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Understanding Risk in Hedge-to-Arrive Contracts

File A2-74
Updated May, 2020

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The potential for risk rises dramatically as hedge-to-arrive contracts become complex

Hedge-to-arrive (HTA) contracts came into use in the Corn Belt in the early 1990s. There are two main types of futures-based HTAs, ranging from a non-roll HTA contract with a relatively simple two- decision version to a slightly more complex intra-year rolling HTA contract that is limited to the typical crop marketing year annually (September 1 through August 31). Thus, September 1 is the start of the new crop marketing year. Since harvest in the Corn Belt typically does not start until late September or early October, farmers using HTA contracts for harvest delivery prices typically utilize December corn and November soybean futures contracts, respectively.

Non-roll HTAs remove price-level risk but involve exposure to basis risk — the risk that the difference between local cash prices and the nearby futures price will move in an adverse direction and lower  the producer’s net price received. Basis risk is typically relatively small but can be sizable in times of extreme weather problems, inadequate storage space, transportation problems, and demand shocks. Spread risk (differences in various futures price delivery months) is not involved with these contracts.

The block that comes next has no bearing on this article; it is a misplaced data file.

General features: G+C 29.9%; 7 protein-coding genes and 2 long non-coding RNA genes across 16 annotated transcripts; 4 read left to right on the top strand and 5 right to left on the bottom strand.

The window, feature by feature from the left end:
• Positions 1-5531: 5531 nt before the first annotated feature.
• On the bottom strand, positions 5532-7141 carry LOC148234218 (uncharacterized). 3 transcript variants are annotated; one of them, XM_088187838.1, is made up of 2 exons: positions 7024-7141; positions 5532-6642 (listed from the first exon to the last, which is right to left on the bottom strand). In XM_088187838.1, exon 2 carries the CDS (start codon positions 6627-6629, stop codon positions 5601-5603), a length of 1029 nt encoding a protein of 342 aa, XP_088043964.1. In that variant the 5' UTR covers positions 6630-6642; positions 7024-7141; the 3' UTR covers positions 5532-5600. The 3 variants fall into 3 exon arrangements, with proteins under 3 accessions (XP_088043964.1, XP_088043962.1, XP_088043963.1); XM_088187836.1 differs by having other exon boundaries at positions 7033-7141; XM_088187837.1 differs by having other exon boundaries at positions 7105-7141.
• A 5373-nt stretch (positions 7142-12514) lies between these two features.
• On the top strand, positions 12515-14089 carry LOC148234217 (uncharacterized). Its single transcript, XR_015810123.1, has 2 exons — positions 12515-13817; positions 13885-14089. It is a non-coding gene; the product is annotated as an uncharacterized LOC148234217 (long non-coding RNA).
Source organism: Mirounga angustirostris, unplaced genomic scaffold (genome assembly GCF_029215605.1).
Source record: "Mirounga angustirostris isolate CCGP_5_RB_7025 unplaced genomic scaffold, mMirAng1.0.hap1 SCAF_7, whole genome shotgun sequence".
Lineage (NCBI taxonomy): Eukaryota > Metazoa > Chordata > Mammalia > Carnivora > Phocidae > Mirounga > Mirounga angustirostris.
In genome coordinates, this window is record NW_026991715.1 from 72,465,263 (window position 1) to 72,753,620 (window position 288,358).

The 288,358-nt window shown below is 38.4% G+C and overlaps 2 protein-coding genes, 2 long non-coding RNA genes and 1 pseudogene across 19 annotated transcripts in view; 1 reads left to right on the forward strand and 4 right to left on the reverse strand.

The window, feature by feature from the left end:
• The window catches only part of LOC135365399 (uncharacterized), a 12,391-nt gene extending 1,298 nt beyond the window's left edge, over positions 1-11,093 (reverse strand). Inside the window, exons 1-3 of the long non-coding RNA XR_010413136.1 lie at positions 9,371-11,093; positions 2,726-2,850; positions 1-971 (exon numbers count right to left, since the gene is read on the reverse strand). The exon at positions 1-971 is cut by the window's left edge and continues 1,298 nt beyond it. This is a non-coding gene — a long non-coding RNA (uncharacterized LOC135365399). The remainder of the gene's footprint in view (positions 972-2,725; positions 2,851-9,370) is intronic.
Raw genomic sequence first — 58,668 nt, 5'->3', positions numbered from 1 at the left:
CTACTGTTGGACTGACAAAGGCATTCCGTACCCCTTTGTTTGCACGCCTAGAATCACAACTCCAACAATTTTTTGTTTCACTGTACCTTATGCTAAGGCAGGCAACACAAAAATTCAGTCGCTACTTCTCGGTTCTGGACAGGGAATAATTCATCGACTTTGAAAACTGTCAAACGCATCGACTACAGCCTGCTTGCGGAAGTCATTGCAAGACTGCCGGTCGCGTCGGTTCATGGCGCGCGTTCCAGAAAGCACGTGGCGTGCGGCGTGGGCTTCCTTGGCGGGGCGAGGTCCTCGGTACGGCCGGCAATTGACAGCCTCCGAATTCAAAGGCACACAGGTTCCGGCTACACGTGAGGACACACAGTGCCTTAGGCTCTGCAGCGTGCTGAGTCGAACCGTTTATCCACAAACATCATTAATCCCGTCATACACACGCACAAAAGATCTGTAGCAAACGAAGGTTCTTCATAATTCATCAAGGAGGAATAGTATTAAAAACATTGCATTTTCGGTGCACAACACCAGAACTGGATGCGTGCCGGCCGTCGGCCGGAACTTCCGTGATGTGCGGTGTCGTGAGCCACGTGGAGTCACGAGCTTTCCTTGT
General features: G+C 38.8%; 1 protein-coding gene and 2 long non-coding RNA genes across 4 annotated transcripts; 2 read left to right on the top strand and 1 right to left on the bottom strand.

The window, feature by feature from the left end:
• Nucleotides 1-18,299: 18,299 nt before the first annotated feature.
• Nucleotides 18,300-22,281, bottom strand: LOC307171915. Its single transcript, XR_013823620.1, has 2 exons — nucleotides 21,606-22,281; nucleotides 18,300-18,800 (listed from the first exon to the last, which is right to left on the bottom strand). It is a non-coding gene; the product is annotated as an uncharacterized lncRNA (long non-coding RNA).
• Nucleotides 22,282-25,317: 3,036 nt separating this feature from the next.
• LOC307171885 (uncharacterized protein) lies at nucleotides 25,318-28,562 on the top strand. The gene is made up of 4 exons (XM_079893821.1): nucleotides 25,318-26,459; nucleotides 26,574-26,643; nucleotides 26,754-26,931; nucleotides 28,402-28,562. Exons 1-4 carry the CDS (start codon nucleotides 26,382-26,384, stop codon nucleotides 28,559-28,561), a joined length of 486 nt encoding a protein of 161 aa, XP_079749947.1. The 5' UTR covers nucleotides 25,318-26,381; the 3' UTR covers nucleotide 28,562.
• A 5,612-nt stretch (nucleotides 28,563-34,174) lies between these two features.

Intra-year HTAs involve exposure to both basis risk and intra-year spread risk. Intra-year spreads (differences in various futures prices delivery months) are more typical in years when supplies are incredibly tight.

Inter-year spreads can be extremely volatile and involve significant exposure to futures prices and spread risk. These contracts are no longer offered by the grain industry. For an explanation of these types of risk, see Commonly Used Grain Contracts, A2-73/FM 1905.

Non-roll HTAs

These contracts originally were offered as an alternative to basis contracts, in which the basis is set at the start of the contract. Still, the producer is given an extended time to choose his or her price level, as reflected by the futures market. In contrast, non-roll HTAs set the futures price at the start of the contract but leave the basis to be set later. Non-roll HTAs are quite like cash forward contracts, except that the basis is established at a time the producer chooses, but usually before the delivery of the actual grain. The elevator or processor that initiates the contract covers the position by selling futures contracts and is exposed to margin calls if futures prices move in an adverse direction. The producer, rather than the elevator or processor, carries the basis risk. The main difference between non-roll HTAs and forward cash contracts is basis change with its potential for a higher, or lower final cash price received reflecting the final basis accepted.